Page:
Vibeke Mascini (The Netherlands) is a visual artist and writer, whose research for the past two years has evolved around historic and futuristic concepts of electricity as a speculative agent of life. Often working in long-term collaborations with scientists, engineers, government employees and music composers, her sculptures, installations, video and texts seek to channel a close understanding of electricity by drawing a direct relation to its source. Among the outcomes of this research is the sound installation Salvage (2019), for which a new form of battery was developed that harnessed the energy released from burning the remains of a stranded whale. Vibeke proposes an understanding of electrical energy as a statement our interconnectedness and enmeshment – both between ourselves and our environment – and that witnessing of this can evoke profound empathy and concern.

During her residency at Delfina Foundation Vibeke will continue this research by exploring the storage of energy generated from incinerating illegal, confiscated goods. Additionally, she will experiment with a long-forgotten technique in which electrical current and dust can be used as a writing method.

Based in The Hague, The Netherlands, Vibeke studied at the Design Academy Eindhoven and received her BFA at the Gerrit Rietveld Academy in Amsterdam. Over the past years she carried out artist-in-residencies at Rijksmuseum Boerhaave, NL; Fondazione Antonio Ratti, IT; Alps Art Academy, CH; and Studio Galeria FKSE, HU. Her publications include: The Dent of Walter Umenhofer (2015) and Cloud Inverse (2017). As a sculpture tutor and research fellow she is involved with the Royal Academy of Art in The Hague.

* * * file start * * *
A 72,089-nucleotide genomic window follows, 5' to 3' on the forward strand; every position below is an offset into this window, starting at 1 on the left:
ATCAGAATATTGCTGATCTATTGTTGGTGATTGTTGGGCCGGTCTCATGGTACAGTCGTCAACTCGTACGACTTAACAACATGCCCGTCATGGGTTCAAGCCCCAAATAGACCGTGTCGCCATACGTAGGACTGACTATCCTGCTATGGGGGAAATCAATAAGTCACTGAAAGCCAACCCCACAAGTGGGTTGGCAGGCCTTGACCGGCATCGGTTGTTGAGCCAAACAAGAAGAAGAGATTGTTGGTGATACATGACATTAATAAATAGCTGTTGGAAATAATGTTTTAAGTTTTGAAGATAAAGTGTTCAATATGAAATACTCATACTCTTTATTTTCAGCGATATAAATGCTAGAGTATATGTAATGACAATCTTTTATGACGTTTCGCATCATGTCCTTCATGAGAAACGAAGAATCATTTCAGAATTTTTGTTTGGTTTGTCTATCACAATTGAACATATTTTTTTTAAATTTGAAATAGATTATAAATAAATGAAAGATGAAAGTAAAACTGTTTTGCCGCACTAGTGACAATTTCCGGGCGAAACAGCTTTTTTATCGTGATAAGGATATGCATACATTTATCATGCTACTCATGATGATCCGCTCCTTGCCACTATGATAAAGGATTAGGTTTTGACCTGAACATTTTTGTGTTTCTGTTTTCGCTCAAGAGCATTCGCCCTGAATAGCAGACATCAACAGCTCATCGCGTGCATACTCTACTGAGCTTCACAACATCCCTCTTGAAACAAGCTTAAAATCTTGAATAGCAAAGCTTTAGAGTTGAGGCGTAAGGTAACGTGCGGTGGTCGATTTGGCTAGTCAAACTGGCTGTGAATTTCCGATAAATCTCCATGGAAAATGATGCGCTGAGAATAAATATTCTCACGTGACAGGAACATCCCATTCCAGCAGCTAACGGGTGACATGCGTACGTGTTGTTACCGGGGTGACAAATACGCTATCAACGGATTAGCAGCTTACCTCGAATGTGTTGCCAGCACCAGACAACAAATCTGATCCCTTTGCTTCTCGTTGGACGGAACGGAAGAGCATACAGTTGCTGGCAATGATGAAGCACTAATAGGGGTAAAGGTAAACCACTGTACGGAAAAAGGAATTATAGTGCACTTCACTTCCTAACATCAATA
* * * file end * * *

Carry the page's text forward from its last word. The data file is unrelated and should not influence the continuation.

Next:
With support from

Mondriaan Fund


Artist’s website

Link


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Please note all artist-in-residence biographies are accurate at the time of their residency. For up-to-date bios please visit the artist’s website.


Related Content

Vibeke Mascini: Infra

Contemplating the British Library’s ‘silent’ recording of a blue whale

Residency Project

Performance as Process: Future rituals